Plans approved to turn popular former Hartlepool tea room into house

Plans have been given the green light to convert a popular former tea room, which was previously a church, into a house.

Friday, 28th December 2018, 1:52 pm
Updated Wednesday, 9th January 2019, 1:50 am

Earlier this year proposals were submitted to Hartlepool Borough Council to convert the former Mary Rowntree’s Tearoom and Restaurant into a place of residence.

Owner John O’Connor had spent 16 years renovating the former St Andrew’s Church, on Hartlepool’s Headland, before it opened in 2012, creating 11 jobs.

The tea room served traditional food including cream teas and sandwiches, as well as home-made scones and cakes and it also had a licensed bar.

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However it has been closed for over a year and the planning application submitted by Mr O’Connor to convert the site into a single dwelling has now been given the green light by council planning bosses.

Council planning officer Helen Heward said: “Subject to an appropriately designed scheme, one residential unit at the property would not have a detrimental impact upon the amenity of neighbouring properties.

“The principle of the proposal is considered to be generally acceptable in terms of planning policy.”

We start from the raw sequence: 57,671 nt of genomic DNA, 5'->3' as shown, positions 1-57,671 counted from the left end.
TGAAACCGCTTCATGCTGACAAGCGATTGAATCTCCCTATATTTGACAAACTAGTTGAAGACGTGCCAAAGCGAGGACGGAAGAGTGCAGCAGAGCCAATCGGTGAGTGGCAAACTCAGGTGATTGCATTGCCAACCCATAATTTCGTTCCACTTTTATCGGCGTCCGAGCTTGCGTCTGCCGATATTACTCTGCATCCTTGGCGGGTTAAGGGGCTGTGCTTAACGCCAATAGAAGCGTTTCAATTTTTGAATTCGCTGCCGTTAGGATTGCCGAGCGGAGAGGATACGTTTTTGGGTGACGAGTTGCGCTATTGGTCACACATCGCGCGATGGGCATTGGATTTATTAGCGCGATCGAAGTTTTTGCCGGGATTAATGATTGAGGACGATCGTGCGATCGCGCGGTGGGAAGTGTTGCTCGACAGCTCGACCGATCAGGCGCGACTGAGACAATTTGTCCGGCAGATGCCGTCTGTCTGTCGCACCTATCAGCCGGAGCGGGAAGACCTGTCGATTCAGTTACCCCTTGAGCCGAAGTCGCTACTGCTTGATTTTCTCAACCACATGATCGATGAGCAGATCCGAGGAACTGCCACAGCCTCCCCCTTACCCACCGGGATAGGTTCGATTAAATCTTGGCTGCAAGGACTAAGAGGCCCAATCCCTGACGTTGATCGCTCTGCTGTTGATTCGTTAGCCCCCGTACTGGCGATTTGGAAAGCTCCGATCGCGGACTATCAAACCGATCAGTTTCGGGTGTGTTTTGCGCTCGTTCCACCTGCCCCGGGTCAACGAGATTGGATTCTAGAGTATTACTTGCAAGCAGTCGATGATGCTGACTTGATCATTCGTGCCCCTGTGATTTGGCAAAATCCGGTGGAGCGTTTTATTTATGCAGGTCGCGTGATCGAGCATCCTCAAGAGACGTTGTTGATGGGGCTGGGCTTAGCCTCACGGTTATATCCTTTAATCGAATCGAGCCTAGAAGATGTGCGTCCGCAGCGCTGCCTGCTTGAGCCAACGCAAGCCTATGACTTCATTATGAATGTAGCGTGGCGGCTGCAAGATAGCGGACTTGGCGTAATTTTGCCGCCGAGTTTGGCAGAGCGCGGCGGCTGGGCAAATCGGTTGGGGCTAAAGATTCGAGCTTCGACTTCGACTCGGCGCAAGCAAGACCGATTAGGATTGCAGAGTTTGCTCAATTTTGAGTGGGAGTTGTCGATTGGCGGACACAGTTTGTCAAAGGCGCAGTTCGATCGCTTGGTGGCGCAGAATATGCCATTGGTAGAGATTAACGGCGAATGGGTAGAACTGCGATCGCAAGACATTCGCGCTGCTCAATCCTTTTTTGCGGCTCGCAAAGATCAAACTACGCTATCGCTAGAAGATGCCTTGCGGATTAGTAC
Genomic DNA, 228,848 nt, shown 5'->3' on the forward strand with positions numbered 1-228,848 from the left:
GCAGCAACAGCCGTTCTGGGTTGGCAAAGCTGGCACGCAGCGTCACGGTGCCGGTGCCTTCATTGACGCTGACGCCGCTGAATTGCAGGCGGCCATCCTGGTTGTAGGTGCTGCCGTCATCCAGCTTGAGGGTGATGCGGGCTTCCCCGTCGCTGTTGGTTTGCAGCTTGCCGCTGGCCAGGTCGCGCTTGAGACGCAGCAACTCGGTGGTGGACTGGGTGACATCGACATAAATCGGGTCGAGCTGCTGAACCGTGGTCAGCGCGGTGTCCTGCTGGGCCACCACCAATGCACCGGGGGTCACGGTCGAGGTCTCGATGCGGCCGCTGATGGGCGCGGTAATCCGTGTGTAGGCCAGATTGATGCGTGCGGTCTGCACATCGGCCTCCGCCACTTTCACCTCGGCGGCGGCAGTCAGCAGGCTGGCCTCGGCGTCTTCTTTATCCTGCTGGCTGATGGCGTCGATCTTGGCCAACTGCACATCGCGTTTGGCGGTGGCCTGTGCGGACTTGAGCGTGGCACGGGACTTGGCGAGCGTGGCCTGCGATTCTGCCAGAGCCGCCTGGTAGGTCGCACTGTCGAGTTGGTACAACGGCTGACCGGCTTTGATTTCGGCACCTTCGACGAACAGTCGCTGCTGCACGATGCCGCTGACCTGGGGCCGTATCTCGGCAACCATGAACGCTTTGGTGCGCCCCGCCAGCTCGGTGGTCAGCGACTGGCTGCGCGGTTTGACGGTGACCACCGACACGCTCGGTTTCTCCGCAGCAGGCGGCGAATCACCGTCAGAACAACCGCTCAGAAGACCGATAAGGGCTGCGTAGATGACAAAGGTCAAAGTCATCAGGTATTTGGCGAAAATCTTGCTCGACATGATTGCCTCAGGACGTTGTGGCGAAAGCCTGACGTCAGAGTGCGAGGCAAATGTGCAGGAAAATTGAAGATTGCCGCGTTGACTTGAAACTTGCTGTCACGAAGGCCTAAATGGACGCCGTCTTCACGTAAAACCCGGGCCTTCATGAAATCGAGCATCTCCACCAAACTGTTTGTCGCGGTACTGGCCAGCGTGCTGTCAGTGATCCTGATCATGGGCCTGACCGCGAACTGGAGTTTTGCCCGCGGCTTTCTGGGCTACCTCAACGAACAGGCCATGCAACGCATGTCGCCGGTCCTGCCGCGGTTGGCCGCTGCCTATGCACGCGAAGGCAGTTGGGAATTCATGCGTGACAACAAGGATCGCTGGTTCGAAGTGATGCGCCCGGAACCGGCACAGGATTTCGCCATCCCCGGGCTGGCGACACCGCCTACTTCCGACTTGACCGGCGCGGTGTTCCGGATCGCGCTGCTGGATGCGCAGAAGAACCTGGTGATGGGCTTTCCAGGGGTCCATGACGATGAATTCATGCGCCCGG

The council public protection team said they had no objections to the proposals providing a suitable sound insulation scheme was installed to the wall with the neighbouring residential premises.

One comment had been received over the plans from a neighbour Neal Cook who raised concerns over potential noise issues.

However he said as long as action was carried out to address this he did not object to the plans.

It said: “We found that the party wall connecting both properties had not been sound proofed and we could literally hear chairs being moved around and people talking through the walls.

“My only concern regarding change of use or future developments would be for them to take the noise reduction into account and soundproof the adjoint wall.

“This would in turn prevent future issues as neighbour squabbles over noise would not only depreciate my house value, but would make it difficult for me and my three young children to put up with this again.”

He had previously contacted the council and environmental health, who sent a representative to speak to the manager and solve the problem.

The Grade-II listing building in York Place dates back to 1886 and had been derelict before being converted into a restaurant.

Nic Marko , Local Democracy Reporting Service